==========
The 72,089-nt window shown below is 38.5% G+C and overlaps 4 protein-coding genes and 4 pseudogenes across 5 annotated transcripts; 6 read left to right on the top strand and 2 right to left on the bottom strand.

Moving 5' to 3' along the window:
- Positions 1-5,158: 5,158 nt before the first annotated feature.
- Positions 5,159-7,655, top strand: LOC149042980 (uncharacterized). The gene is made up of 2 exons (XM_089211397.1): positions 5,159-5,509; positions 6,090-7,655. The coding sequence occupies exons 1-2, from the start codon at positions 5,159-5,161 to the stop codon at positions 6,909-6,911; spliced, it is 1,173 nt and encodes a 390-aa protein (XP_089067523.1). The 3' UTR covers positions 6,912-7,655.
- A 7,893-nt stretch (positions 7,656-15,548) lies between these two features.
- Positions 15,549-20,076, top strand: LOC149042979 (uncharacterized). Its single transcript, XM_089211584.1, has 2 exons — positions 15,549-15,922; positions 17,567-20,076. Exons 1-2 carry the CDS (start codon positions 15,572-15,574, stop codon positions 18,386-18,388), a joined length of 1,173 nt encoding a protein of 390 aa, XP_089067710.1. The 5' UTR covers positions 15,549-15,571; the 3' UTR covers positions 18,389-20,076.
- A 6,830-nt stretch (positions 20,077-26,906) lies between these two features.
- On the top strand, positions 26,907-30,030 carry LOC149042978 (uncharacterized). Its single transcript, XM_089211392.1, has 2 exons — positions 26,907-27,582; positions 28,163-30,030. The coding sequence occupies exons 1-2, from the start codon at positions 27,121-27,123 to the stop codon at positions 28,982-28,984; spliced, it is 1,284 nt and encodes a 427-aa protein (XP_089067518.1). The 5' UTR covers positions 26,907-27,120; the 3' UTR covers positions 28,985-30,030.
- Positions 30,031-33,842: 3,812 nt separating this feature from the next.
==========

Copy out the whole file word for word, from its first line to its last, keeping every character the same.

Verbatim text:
The 72,089-nt window shown below is 38.5% G+C and overlaps 4 protein-coding genes and 4 pseudogenes across 5 annotated transcripts; 6 read left to right on the top strand and 2 right to left on the bottom strand.

Moving 5' to 3' along the window:
- Positions 1-5,158: 5,158 nt before the first annotated feature.
- Positions 5,159-7,655, top strand: LOC149042980 (uncharacterized). The gene is made up of 2 exons (XM_089211397.1): positions 5,159-5,509; positions 6,090-7,655. The coding sequence occupies exons 1-2, from the start codon at positions 5,159-5,161 to the stop codon at positions 6,909-6,911; spliced, it is 1,173 nt and encodes a 390-aa protein (XP_089067523.1). The 3' UTR covers positions 6,912-7,655.
- A 7,893-nt stretch (positions 7,656-15,548) lies between these two features.
- Positions 15,549-20,076, top strand: LOC149042979 (uncharacterized). Its single transcript, XM_089211584.1, has 2 exons — positions 15,549-15,922; positions 17,567-20,076. Exons 1-2 carry the CDS (start codon positions 15,572-15,574, stop codon positions 18,386-18,388), a joined length of 1,173 nt encoding a protein of 390 aa, XP_089067710.1. The 5' UTR covers positions 15,549-15,571; the 3' UTR covers positions 18,389-20,076.
- A 6,830-nt stretch (positions 20,077-26,906) lies between these two features.
- On the top strand, positions 26,907-30,030 carry LOC149042978 (uncharacterized). Its single transcript, XM_089211392.1, has 2 exons — positions 26,907-27,582; positions 28,163-30,030. The coding sequence occupies exons 1-2, from the start codon at positions 27,121-27,123 to the stop codon at positions 28,982-28,984; spliced, it is 1,284 nt and encodes a 427-aa protein (XP_089067518.1). The 5' UTR covers positions 26,907-27,120; the 3' UTR covers positions 28,985-30,030.
- Positions 30,031-33,842: 3,812 nt separating this feature from the next.